Vancouver police chief semi-finalists gather; decision weeks away

All but 1 of 5 candidates attend event; assessments on tap next

By Stephanie Rice, Columbian Vancouver city government reporter

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A public reception for five police chief semi-finalists was Tuesday evening at Vancouver City Hall, but City Manager Eric Holmes said it may be another two months before he announces his decision.

The finalists, which include Acting Chief Chris Sutter, have been interviewed by panels of community members and police officers. Today they'll be assessed on problem-solving skills by three law enforcement officers, including two from outside of Clark County.

Holmes said once he receives feedback, the field will be narrowed and finalists will undergo a psychological assessment, take a polygraph test and be subjected to a background check. Holmes added he'll want to do site visits for out-of-town finalists.

It was after a meeting with Holmes that Police Chief Cliff Cook announced his resignation last year. Cook said he and Holmes reached a mutual agreement that fresh leadership was needed at the department, which has 180 officers. Cook, who was the subject of a no-confidence vote by the police guild in 2010, now heads the Bellingham Police Department.

At the time of the vote, Cook was supported by then-City Manager Pat McDonnell.

Cook, who was hired from Fort Worth, Texas, had to make unpopular cuts as part of citywide reductions, and long-running tension between officers and command staff was not diffused during his tenure. Cook was described as an isolating figure who didn't take the time to get to know his staff, even failing to know some of their names. He was more popular outside the department, particularly among civilian volunteers for the Neighbors on Watch program.

Sutter, who has been with the city since 1992 and was named assistant chief in 2008, has been acting chief since September.

A nationwide search by Bob Murray & Associates yielded approximately 60 applicants.

The salary was posted as under review, but the current annual salary range tops out at $143,000, Holmes said.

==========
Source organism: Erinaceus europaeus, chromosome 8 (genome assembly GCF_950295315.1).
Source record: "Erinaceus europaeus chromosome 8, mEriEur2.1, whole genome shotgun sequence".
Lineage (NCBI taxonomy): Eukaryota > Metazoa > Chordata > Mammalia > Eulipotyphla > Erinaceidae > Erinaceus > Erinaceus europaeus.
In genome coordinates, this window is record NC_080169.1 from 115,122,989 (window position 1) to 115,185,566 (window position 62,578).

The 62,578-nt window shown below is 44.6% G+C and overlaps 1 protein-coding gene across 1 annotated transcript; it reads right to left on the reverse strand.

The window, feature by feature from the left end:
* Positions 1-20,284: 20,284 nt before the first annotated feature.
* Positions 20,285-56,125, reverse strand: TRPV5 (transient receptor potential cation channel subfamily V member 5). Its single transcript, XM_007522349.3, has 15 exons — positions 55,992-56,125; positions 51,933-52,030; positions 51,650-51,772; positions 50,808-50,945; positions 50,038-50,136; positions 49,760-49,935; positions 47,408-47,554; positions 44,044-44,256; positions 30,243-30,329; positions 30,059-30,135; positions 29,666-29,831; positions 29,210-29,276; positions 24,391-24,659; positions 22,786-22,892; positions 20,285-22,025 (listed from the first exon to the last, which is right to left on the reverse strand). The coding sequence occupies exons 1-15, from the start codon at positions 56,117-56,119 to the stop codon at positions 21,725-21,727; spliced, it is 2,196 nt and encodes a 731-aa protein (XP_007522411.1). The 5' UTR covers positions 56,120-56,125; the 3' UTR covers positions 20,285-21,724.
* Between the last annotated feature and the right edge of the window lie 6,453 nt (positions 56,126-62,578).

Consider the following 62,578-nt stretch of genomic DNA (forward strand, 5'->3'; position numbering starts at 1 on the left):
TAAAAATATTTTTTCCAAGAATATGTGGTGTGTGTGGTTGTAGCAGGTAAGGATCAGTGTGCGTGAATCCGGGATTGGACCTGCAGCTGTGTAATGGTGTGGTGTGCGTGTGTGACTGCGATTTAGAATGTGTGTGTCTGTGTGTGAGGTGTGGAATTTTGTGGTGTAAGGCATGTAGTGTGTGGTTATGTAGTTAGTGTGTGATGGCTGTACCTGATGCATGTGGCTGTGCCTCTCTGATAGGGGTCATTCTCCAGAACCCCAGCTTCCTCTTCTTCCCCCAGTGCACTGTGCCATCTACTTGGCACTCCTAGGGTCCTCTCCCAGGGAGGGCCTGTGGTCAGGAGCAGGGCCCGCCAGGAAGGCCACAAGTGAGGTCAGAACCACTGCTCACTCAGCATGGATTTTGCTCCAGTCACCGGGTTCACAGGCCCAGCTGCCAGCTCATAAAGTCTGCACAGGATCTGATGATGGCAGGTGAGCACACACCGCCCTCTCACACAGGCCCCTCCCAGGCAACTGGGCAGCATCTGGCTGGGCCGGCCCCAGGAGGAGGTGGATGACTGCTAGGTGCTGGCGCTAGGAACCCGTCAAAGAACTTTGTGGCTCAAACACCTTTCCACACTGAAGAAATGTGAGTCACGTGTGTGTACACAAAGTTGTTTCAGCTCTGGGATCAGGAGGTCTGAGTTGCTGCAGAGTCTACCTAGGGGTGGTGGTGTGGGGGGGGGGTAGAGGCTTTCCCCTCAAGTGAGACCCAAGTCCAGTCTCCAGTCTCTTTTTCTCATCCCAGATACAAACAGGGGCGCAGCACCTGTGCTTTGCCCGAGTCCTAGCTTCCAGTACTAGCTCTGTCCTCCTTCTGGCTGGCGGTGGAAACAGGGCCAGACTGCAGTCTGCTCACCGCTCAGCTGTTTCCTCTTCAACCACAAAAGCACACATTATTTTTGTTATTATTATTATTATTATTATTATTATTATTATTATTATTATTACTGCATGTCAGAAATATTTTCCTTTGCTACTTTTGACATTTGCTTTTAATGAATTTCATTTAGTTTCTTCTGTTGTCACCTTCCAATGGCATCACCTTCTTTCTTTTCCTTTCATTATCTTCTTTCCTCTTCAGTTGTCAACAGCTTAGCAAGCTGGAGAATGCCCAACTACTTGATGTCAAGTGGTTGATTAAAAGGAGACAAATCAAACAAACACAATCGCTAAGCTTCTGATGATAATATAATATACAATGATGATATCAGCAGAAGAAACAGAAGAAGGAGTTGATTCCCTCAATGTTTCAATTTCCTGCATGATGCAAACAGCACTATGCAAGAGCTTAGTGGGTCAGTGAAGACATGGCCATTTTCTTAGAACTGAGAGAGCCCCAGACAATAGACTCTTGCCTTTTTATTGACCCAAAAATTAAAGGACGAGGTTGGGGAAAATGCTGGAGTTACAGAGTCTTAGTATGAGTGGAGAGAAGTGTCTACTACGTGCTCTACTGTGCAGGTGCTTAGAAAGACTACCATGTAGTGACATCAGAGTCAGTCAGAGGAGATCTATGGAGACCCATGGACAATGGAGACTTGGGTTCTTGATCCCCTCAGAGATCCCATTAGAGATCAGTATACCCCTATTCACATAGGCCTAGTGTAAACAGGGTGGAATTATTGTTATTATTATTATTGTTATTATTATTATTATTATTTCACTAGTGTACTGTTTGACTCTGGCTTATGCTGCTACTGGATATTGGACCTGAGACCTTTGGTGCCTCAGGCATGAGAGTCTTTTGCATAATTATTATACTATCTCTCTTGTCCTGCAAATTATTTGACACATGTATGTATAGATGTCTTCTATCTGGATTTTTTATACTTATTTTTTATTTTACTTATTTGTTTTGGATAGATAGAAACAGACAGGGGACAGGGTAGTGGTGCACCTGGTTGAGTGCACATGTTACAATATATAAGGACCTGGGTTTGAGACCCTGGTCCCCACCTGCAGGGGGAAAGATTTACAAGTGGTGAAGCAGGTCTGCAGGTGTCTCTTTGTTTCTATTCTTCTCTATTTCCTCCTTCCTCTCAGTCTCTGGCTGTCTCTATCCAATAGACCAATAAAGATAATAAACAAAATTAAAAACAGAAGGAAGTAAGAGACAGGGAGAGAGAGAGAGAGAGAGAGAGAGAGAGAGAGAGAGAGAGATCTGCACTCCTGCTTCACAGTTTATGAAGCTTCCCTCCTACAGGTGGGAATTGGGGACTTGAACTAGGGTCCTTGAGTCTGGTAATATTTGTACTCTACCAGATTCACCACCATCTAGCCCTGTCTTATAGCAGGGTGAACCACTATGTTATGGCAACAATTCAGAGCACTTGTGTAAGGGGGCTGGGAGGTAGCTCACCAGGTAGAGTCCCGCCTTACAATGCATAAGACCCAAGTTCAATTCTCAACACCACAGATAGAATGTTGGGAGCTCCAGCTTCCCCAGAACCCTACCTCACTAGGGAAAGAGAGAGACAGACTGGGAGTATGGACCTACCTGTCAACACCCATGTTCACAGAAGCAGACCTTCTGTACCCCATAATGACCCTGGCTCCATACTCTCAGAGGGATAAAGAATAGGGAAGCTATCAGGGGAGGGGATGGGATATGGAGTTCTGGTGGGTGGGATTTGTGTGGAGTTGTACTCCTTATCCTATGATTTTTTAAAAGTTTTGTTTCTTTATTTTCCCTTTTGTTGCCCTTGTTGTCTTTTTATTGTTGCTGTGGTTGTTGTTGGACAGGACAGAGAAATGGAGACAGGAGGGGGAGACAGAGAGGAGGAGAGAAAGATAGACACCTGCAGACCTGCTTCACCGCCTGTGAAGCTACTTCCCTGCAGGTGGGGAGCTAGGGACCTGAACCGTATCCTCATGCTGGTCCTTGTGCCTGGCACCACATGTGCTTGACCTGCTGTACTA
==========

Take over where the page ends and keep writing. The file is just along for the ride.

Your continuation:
Only one semi-finalist, Gresham (Ore.) Police Chief Craig Junginger, didn't attend Tuesday's reception because he was at a National Night Out event. Junginger has been chief of Gresham's police department since 2008 and has also worked for departments in Huntington Beach and Bell in California.

Ronald Ruecker, who resigned his position as superintendent of the Oregon Department of State Police in 2006 to apply for the Vancouver police chief job and was a finalist but lost to Cook, said Monday he's always thought Vancouver would be a great place to work.

After he didn't get the Vancouver job, he served as the director of public safety for the city of Sherwood, Ore., for two years. He currently works in Washington, D.C., as an assistant director of the office of law enforcement coordination for the Federal Bureau of Investigation. He said he serves as liaison between senior leadership and umbrella organizations that represent different law enforcement groups, from sheriffs and police chiefs to campus police officers.

Ruecker served as president of the International Association of Chiefs of Police from 2007 to '08.

Two other semi-finalists are from California.

James McElvain, a captain with the Riverside County Sheriff's Department, said his coverage area of three cities has a total population of 213,000, larger than the population of Vancouver. Riverside County ranks among the top 50 largest agencies nationwide, with approximately 2,400 sworn officers, McElvain said.

Both McElvain and semi-finalist Paul Walters said they would like to move to the Pacific Northwest. Walters served as city manager/police commissioner for Santa Ana for two years until February, and previously worked as chief of the Santa Ana Police Department from 1988 to 2011. He started with the department in 1979.

Before Bob Murray & Associates was hired to conduct a nationwide search, the city sought help gathering input on what police officers and the community want in a police chief. A team from the Washington, D.C.-based International City/County Management Association had started doing interviews with 30 stakeholders, including 15 people from within the department. Community members interviewed included Clark County Prosecutor Tony Golik, Evergreen Public Schools Superintendent John Deeder, Mick Hoffman, director of safety and security for Vancouver Public Schools, and members of business and neighborhood organizations.

Stephanie Rice: 360-735-4508 or stephanie.rice@columbian.com